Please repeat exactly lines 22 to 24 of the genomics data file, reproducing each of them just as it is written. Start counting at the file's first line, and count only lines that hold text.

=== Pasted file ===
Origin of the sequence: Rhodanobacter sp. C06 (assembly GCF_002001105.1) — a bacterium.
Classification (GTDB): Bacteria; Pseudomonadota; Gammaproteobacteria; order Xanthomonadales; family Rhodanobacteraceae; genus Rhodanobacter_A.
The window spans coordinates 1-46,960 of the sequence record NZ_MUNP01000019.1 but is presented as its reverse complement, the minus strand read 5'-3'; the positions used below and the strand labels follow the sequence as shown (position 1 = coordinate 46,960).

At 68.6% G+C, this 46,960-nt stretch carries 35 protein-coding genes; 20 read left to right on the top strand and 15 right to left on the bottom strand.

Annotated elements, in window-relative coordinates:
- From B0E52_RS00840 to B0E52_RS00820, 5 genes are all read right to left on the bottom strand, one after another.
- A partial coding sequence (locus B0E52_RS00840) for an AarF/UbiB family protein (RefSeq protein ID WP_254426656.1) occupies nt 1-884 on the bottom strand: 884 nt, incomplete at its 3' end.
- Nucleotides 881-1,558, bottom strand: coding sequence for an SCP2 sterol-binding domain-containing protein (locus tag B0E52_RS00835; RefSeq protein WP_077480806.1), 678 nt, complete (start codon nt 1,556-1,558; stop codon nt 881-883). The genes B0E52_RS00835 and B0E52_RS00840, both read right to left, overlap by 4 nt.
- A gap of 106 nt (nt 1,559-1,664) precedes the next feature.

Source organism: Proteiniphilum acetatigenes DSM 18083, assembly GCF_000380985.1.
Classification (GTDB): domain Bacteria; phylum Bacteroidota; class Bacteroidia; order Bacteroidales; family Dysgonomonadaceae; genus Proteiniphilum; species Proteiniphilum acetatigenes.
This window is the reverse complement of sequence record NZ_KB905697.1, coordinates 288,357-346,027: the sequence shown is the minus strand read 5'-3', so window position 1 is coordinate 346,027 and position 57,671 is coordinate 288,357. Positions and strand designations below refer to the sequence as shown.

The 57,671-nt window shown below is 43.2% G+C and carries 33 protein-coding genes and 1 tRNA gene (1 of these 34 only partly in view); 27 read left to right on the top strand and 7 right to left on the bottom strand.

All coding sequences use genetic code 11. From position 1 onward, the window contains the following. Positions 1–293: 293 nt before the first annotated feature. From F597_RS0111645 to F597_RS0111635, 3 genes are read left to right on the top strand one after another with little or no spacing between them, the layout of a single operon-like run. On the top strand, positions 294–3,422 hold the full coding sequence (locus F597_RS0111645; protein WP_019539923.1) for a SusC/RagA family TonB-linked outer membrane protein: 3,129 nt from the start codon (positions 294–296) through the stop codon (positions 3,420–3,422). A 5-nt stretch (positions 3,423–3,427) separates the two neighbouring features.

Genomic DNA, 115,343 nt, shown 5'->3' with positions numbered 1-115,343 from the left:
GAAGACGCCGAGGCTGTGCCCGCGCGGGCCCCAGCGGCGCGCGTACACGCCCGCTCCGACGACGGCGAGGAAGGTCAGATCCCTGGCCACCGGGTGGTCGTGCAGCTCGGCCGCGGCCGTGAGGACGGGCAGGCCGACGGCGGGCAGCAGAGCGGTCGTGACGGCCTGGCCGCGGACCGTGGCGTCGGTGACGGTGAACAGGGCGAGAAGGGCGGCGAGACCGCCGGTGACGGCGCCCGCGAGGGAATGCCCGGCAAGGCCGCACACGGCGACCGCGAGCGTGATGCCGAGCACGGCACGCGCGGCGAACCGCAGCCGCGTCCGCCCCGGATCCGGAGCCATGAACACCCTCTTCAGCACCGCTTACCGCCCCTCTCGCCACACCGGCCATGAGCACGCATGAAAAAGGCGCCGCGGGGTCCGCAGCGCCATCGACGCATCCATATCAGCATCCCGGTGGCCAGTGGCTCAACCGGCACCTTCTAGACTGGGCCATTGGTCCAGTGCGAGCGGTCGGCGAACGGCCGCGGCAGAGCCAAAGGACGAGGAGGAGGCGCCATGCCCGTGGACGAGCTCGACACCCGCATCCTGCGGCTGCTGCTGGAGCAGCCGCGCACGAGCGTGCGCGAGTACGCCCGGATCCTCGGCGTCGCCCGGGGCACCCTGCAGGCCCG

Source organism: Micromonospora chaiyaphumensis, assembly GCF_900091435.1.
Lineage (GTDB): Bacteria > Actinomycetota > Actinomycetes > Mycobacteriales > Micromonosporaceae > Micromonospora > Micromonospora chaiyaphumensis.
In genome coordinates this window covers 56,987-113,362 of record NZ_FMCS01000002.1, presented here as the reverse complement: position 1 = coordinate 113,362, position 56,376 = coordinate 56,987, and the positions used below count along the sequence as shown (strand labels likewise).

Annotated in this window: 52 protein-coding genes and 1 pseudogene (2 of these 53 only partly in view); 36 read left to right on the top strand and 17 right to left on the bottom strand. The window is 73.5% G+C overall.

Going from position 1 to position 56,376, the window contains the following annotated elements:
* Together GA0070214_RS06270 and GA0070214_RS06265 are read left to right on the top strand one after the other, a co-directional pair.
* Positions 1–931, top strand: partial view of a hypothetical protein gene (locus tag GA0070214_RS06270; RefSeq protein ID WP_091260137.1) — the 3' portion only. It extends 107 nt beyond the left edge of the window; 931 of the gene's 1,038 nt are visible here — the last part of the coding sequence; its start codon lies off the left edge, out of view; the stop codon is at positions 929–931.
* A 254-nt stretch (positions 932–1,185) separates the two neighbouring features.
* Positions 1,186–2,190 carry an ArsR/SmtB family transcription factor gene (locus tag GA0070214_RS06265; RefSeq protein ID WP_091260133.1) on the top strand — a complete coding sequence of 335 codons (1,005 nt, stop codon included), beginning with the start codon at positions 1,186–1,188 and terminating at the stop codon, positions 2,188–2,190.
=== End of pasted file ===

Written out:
* Together GA0070214_RS06270 and GA0070214_RS06265 are read left to right on the top strand one after the other, a co-directional pair.
* Positions 1–931, top strand: partial view of a hypothetical protein gene (locus tag GA0070214_RS06270; RefSeq protein ID WP_091260137.1) — the 3' portion only. It extends 107 nt beyond the left edge of the window; 931 of the gene's 1,038 nt are visible here — the last part of the coding sequence; its start codon lies off the left edge, out of view; the stop codon is at positions 929–931.
* A 254-nt stretch (positions 932–1,185) separates the two neighbouring features.